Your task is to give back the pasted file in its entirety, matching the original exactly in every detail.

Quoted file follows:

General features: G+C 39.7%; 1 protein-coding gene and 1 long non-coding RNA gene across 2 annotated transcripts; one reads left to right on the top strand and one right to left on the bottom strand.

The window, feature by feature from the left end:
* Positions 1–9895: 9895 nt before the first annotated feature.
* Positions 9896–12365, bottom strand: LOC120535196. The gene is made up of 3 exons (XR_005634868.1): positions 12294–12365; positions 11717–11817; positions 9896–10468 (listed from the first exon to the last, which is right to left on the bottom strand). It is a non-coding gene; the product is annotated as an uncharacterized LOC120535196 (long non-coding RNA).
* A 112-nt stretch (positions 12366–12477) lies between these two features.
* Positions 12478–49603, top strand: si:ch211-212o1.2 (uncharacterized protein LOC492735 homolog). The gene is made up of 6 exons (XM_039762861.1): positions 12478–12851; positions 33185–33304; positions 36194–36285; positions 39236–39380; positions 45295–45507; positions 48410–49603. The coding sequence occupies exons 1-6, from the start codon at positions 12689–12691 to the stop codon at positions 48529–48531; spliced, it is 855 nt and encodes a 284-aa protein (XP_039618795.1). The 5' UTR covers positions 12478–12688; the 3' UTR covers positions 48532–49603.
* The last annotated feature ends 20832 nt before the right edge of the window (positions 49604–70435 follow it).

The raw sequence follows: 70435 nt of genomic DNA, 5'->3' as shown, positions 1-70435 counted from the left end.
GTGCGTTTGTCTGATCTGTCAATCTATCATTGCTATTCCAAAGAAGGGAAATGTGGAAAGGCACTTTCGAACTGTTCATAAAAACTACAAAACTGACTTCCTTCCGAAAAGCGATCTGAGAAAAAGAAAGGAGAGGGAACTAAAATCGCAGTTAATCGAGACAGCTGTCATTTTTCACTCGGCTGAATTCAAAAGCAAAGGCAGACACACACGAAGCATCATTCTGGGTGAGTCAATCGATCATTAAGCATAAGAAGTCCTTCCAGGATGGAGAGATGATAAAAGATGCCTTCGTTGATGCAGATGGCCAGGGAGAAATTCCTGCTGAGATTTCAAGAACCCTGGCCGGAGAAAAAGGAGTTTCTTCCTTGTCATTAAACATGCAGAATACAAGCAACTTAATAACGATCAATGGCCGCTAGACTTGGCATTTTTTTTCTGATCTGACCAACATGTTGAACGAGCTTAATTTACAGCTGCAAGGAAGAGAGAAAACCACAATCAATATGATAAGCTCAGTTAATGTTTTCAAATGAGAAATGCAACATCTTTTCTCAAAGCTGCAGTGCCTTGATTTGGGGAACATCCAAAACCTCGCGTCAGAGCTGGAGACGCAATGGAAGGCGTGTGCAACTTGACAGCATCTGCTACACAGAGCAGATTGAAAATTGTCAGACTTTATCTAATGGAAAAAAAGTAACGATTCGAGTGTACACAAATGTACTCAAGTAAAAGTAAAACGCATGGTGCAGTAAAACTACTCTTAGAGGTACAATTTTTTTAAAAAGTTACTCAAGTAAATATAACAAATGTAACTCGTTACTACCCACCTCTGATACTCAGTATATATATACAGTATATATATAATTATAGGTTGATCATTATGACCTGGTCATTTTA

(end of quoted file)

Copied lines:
General features: G+C 39.7%; 1 protein-coding gene and 1 long non-coding RNA gene across 2 annotated transcripts; one reads left to right on the top strand and one right to left on the bottom strand.

The window, feature by feature from the left end:
* Positions 1–9895: 9895 nt before the first annotated feature.
* Positions 9896–12365, bottom strand: LOC120535196. The gene is made up of 3 exons (XR_005634868.1): positions 12294–12365; positions 11717–11817; positions 9896–10468 (listed from the first exon to the last, which is right to left on the bottom strand). It is a non-coding gene; the product is annotated as an uncharacterized LOC120535196 (long non-coding RNA).
* A 112-nt stretch (positions 12366–12477) lies between these two features.
* Positions 12478–49603, top strand: si:ch211-212o1.2 (uncharacterized protein LOC492735 homolog). The gene is made up of 6 exons (XM_039762861.1): positions 12478–12851; positions 33185–33304; positions 36194–36285; positions 39236–39380; positions 45295–45507; positions 48410–49603. The coding sequence occupies exons 1-6, from the start codon at positions 12689–12691 to the stop codon at positions 48529–48531; spliced, it is 855 nt and encodes a 284-aa protein (XP_039618795.1). The 5' UTR covers positions 12478–12688; the 3' UTR covers positions 48532–49603.
* The last annotated feature ends 20832 nt before the right edge of the window (positions 49604–70435 follow it).

The raw sequence follows: 70435 nt of genomic DNA, 5'->3' as shown, positions 1-70435 counted from the left end.
GTGCGTTTGTCTGATCTGTCAATCTATCATTGCTATTCCAAAGAAGGGAAATGTGGAAAGGCACTTTCGAACTGTTCATAAAAACTACAAAACTGACTTCCTTCCGAAAAGCGATCTGAGAAAAAGAAAGGAGAGGGAACTAAAATCGCAGTTAATCGAGACAGCTGTCATTTTTCACTCGGCTGAATTCAAAAGCAAAGGCAGACACACACGAAGCATCATTCTGGGTGAGTCAATCGATCATTAAGCATAAGAAGTCCTTCCAGGATGGAGAGATGATAAAAGATGCCTTCGTTGATGCAGATGGCCAGGGAGAAATTCCTGCTGAGATTTCAAGAACCCTGGCCGGAGAAAAAGGAGTTTCTTCCTTGTCATTAAACATGCAGAATACAAGCAACTTAATAACGATCAATGGCCGCTAGACTTGGCATTTTTTTTCTGATCTGACCAACATGTTGAACGAGCTTAATTTACAGCTGCAAGGAAGAGAGAAAACCACAATCAATATGATAAGCTCAGTTAATGTTTTCAAATGAGAAATGCAACATCTTTTCTCAAAGCTGCAGTGCCTTGATTTGGGGAACATCCAAAACCTCGCGTCAGAGCTGGAGACGCAATGGAAGGCGTGTGCAACTTGACAGCATCTGCTACACAGAGCAGATTGAAAATTGTCAGACTTTATCTAATGGAAAAAAAGTAACGATTCGAGTGTACACAAATGTACTCAAGTAAAAGTAAAACGCATGGTGCAGTAAAACTACTCTTAGAGGTACAATTTTTTTAAAAAGTTACTCAAGTAAATATAACAAATGTAACTCGTTACTACCCACCTCTGATACTCAGTATATATATACAGTATATATATAATTATAGGTTGATCATTATGACCTGGTCATTTTA